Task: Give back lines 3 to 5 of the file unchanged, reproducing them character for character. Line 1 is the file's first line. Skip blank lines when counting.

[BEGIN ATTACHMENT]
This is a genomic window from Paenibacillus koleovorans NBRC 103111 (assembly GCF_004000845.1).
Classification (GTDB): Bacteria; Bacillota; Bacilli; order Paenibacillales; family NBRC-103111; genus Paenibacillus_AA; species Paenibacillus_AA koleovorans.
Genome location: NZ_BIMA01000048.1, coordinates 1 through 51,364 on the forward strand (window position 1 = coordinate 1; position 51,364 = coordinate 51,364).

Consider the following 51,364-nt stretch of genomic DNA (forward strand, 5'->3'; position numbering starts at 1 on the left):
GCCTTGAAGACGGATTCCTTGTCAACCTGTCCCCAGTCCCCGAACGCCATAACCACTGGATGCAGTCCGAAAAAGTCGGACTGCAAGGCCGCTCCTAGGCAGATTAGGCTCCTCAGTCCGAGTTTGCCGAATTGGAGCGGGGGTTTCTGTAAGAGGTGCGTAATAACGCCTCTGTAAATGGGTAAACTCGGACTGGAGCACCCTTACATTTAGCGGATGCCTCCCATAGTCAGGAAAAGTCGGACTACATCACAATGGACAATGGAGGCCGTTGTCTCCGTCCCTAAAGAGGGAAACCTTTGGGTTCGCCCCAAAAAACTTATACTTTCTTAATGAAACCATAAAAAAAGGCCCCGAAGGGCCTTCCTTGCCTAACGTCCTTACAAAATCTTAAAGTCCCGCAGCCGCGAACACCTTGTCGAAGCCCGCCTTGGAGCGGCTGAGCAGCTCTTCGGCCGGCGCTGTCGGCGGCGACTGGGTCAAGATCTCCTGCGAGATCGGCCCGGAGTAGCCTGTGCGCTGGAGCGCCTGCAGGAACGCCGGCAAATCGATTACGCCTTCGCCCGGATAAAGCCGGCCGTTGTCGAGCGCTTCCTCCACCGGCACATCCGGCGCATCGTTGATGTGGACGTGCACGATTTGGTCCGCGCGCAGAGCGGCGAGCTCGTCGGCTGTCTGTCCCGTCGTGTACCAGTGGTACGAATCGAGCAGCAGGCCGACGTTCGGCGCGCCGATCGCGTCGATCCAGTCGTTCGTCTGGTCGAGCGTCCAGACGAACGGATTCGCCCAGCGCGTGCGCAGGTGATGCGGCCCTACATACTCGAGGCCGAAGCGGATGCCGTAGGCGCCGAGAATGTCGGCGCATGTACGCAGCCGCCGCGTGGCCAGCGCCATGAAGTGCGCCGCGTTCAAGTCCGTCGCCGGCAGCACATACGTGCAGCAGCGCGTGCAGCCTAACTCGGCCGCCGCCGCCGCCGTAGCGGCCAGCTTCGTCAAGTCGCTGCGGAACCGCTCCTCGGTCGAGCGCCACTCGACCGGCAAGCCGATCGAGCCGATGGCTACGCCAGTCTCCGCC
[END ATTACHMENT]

Genome location: NZ_BIMA01000048.1, coordinates 1 through 51,364 on the forward strand (window position 1 = coordinate 1; position 51,364 = coordinate 51,364).

Consider the following 51,364-nt stretch of genomic DNA (forward strand, 5'->3'; position numbering starts at 1 on the left):
GCCTTGAAGACGGATTCCTTGTCAACCTGTCCCCAGTCCCCGAACGCCATAACCACTGGATGCAGTCCGAAAAAGTCGGACTGCAAGGCCGCTCCTAGGCAGATTAGGCTCCTCAGTCCGAGTTTGCCGAATTGGAGCGGGGGTTTCTGTAAGAGGTGCGTAATAACGCCTCTGTAAATGGGTAAACTCGGACTGGAGCACCCTTACATTTAGCGGATGCCTCCCATAGTCAGGAAAAGTCGGACTACATCACAATGGACAATGGAGGCCGTTGTCTCCGTCCCTAAAGAGGGAAACCTTTGGGTTCGCCCCAAAAAACTTATACTTTCTTAATGAAACCATAAAAAAAGGCCCCGAAGGGCCTTCCTTGCCTAACGTCCTTACAAAATCTTAAAGTCCCGCAGCCGCGAACACCTTGTCGAAGCCCGCCTTGGAGCGGCTGAGCAGCTCTTCGGCCGGCGCTGTCGGCGGCGACTGGGTCAAGATCTCCTGCGAGATCGGCCCGGAGTAGCCTGTGCGCTGGAGCGCCTGCAGGAACGCCGGCAAATCGATTACGCCTTCGCCCGGATAAAGCCGGCCGTTGTCGAGCGCTTCCTCCACCGGCACATCCGGCGCATCGTTGATGTGGACGTGCACGATTTGGTCCGCGCGCAGAGCGGCGAGCTCGTCGGCTGTCTGTCCCGTCGTGTACCAGTGGTACGAATCGAGCAGCAGGCCGACGTTCGGCGCGCCGATCGCGTCGATCCAGTCGTTCGTCTGGTCGAGCGTCCAGACGAACGGATTCGCCCAGCGCGTGCGCAGGTGATGCGGCCCTACATACTCGAGGCCGAAGCGGATGCCGTAGGCGCCGAGAATGTCGGCGCATGTACGCAGCCGCCGCGTGGCCAGCGCCATGAAGTGCGCCGCGTTCAAGTCCGTCGCCGGCAGCACATACGTGCAGCAGCGCGTGCAGCCTAACTCGGCCGCCGCCGCCGCCGTAGCGGCCAGCTTCGTCAAGTCGCTGCGGAACCGCTCCTCGGTCGAGCGCCACTCGACCGGCAAGCCGATCGAGCCGATGGCTACGCCAGTCTCCGCC